Purchasing the floors instead of adding onto existing county-owned property also means less money in ad valorem taxes every year, a decrease of around $46,000, Cleveland noted.
Cleveland wondered why fellow commissioners would not simply “wait out” the high market until the county could design its own building on existing owned property with long term needs in view. He also noted that another building, the Primrose Building, offers 7,700 square feet — half the footage offered in the financial services building, but for a quarter of the price at $500,000.
Cleveland said he did not know how much it would cost to remodel it for county use because he was unsure how fellow commissioners plan to use the space.
The purchase price was the result of negotiations with the Rieger Law Group, Hampton said. While a counter offer was submitted, Hampton said those details were discussed in the commissioners’ executive sessions, which is not open to the public.
That was news to Cleveland, who said he had not missed a commissioner meeting nor an executive session.
“The published listed price was $1.8 million that the sellers wanted,” he said. “So, yeah I'm not aware of any other counter offer. If we decided that we only wanted to pay $1.2 million then, then we're going to walk away from that. Why would we give a counter offer and then pay the asking price? You walk. Then let them come back, and if they haven't been able to sell it for three months, 'Hey, I'll sell it to you for $1.2 million now.' This isn't something we absolutely have to buy in order to do our jobs.”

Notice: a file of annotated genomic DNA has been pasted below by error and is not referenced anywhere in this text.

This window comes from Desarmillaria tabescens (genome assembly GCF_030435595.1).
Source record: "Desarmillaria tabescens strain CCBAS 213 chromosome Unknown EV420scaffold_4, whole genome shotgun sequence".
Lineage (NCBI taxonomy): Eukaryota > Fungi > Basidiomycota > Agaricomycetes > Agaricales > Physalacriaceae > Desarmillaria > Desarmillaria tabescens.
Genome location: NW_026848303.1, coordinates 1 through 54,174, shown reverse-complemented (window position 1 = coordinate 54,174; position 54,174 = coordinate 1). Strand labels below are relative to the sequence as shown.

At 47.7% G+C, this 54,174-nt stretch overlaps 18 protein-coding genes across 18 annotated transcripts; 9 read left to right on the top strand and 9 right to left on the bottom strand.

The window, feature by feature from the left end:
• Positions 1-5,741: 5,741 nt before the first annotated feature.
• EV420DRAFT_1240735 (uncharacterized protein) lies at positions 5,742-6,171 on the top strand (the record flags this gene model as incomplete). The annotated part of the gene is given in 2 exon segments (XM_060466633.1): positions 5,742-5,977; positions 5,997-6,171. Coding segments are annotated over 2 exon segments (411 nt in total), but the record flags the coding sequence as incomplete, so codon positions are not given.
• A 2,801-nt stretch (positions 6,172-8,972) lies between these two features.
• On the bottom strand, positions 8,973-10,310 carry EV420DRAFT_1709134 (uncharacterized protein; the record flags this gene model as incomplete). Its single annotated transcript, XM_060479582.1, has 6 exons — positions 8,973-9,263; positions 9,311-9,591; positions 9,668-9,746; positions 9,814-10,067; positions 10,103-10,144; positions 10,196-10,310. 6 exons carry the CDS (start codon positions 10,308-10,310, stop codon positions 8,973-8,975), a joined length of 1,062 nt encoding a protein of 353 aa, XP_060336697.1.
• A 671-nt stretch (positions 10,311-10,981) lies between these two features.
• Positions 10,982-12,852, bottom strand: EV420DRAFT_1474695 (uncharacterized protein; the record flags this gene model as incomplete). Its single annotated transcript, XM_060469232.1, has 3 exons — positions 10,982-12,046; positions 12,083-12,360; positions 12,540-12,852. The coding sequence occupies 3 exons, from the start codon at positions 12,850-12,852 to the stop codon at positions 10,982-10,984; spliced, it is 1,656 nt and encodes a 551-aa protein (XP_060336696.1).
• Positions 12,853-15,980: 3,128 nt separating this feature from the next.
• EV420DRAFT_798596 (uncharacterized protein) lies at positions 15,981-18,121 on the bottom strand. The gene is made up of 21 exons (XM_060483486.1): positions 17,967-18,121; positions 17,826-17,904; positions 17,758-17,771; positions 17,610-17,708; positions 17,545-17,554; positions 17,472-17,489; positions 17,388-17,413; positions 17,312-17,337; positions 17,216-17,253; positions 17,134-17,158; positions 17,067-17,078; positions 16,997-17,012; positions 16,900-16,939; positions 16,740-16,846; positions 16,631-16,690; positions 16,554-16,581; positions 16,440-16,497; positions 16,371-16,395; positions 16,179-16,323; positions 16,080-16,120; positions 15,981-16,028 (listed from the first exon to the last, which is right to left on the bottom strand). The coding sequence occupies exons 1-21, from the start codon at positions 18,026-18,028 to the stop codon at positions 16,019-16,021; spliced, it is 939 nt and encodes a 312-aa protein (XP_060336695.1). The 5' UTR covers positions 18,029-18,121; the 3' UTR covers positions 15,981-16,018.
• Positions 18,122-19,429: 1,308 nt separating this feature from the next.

Stacy said forming a committee or entertaining public discussions or hearings can drive the price of a property higher.
“As soon as a committee is officially formed, prices of subject properties go up,” his statement reads. “The purchase of property can be a very competitive process. We have been looking at options including the purchase of property for some time. This is an incredible opportunity for the taxpayers of Cleveland County.”